This is an error message. It would seem that you have tried to look up information about the Denny's restaurant in the Financial District, but that can't be right. In a city with some of the best dining options in the world—including actual greasy spoon diners—you're looking up Denny's for one reason or another. Maybe you're drunk and need somewhere to eat late at night to absorb the alcohol. That's understandable. The Financial District isn't known for its all-night dining options, but they do exist. And you're in New York City, anyway. There are cabs and buses and trains. You could make it to French Roast in Greenwich Village in 15 minutes. Veselka's vaunted dining room is 20 minutes away, tops. The point is, you don't need a Moons Over My Hammy right now. No matter what your stomach is telling you. Your stomach has no neurons—it is a stupid organ, if ever there was a stupid organ.
Denny's offers a menu of classic American comfort food, the sort of things your mom used to make for breakfast, and a panoply of diner entrees, all completely devoid of the love and care that makes food worth eating. Remember that time you thought the spaghetti from the Play-Doh factory looked super edible, but when you ate it, you were filled with nausea and regret? Some mistakes you just never get too old to make. If you're a tourist, you're doing yourself a great disservice eating at Denny's—again, unless you are intensely drunk—just as you would be wasting your time and money on any eating establishment you could just as easy patronize back home. There's nothing particularly special about a New York City TGI Friday's, Chili's, IHOP, etc., and while this will be a "chic" version of Denny's, there's no glory in going home and telling friends and family you "got real drunk and ate at a fancy Denny's."
But maybe you're looking up Denny's because you can't believe such a sub-par chain restaurant is opening a location in New York City. And, allowing that oddity, that it's opening up nowhere near Times Square. Yeah, it's weird, although it's fun to imagine George Washington wandering out of Fraunces' Tavern after his inauguration, drunk and craving a Grand Slam breakfast. Local residents have clamored against the chain putting down roots in the neighborhood, but then, they've chosen to live in the Financial District, a place predicated on the idea that whatever makes money is good. But the more you think about it, citizens of Lower Manhattan, the more real it becomes. This is a reverse Tinkerbell situation we have here. If we simply don't believe, maybe the Denny's will go away. After all, it was a collective lack of clicking heels that made the IHOP in the Village vanish like a plate of pancakes at 4am on a Saturday night.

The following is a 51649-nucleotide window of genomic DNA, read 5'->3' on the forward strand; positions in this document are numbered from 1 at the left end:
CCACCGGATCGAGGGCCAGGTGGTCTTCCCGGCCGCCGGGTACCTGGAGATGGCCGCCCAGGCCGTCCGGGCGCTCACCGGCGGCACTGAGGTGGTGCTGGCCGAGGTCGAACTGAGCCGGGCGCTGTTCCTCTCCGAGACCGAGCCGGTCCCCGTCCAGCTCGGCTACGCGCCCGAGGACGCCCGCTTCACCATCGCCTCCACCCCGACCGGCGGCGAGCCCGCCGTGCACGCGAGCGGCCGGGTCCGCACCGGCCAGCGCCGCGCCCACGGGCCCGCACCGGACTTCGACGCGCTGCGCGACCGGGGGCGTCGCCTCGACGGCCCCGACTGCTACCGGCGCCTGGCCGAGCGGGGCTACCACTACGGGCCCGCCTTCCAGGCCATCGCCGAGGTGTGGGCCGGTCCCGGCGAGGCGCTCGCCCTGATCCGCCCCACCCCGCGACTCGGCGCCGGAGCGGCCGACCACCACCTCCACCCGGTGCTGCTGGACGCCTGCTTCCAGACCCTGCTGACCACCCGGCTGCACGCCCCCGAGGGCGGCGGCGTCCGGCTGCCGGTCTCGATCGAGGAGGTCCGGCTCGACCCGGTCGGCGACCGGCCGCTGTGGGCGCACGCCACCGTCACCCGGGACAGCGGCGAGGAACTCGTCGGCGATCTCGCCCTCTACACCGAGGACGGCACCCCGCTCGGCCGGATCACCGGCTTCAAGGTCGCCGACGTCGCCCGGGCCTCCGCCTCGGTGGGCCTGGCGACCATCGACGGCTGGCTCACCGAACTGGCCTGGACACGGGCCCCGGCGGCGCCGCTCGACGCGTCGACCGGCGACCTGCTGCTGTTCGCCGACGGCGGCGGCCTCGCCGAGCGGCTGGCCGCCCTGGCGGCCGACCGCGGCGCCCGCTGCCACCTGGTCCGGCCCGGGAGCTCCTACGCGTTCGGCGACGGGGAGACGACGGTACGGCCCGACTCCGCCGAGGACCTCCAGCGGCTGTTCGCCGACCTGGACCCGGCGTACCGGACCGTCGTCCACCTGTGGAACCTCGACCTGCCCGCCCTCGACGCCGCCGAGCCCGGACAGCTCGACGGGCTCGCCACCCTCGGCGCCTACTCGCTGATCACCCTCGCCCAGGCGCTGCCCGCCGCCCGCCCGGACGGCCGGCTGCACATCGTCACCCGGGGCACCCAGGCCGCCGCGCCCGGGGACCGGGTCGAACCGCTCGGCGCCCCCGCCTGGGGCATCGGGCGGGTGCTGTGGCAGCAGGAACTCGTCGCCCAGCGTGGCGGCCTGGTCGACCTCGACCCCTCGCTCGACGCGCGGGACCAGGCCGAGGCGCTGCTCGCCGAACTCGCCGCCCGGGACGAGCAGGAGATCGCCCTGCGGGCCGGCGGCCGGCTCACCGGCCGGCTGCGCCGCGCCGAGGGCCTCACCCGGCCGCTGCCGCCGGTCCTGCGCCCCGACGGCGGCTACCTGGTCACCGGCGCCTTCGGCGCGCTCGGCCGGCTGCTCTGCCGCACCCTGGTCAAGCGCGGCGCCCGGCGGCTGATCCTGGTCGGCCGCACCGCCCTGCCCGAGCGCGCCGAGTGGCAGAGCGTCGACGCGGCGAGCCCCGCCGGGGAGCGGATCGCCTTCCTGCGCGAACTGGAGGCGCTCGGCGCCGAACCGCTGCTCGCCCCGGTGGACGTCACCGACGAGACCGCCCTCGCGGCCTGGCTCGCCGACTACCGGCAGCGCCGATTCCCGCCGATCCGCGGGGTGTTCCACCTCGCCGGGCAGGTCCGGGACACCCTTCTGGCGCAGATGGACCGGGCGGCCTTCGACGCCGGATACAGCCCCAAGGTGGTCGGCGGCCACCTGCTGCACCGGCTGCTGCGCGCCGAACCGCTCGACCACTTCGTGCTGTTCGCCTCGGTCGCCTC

Denny's is located in the Financial District neighborhood of Manhattan. The financial hub of the United States, the seat of New York City government, and home to some of New York's oldest buildings, the Financial District has an illustrious history. 17th century settlers began building here, and given the many seafarers of the time, boats could be conveniently docked at one of the slips right near the settlements of wooden homes. Right nearby, in the heart of the district is Federal Hall, where George Washington was inaugurated as the first President of the United States in 1789, also the meeting site for the First Congress. New York City was both the capital of the United States and New York State at the time. The street names reflect the district's fascinating history: Fulton Street, named after Robert Fulton, the inventor of the steamboat; Maiden Lane, originally called Magde Platje in Dutch; Beaver Street, recalling the once-significant beaver pelt trade, etc. The area today houses some great economic powerhouses, including the headquarters of major banks, the New York Stock Exchange, in addition to the World Financial Center. Contrasts are extraordinary, from old two- and three-story old brick buildings near South Street Seaport to the nearby modern mega-skyscrapers. Some of the numerous other attractions include Fraunces Tavern, where George Washington bid farewell to his troops (also, they have a museum!); the newly-landscaped City Hall Park; the Museum of the American Indian and the US Custom House at Bowling Green; Trinity Church, the first parish church in New York City and the resting place of Alexander Hamilton and Robert Fulton, among others; War Of 1812 strong hold Castle Clinton; the Staten Island-bound South Ferry; Battery Park; and the Federal Reserve Bank. Sadly, the biggest attraction since 9/11 has been the former World Trade Center site, although, thankfully, construction has finally filled the long-standing gouge in Lower Manhattan's face, and the stunning 9/11 Memorial and its attendant museum are welcome signs of a healing city. And, of course, soaring a symbolic 1,776 feet over the memorial is the new 1 World Trade Center!
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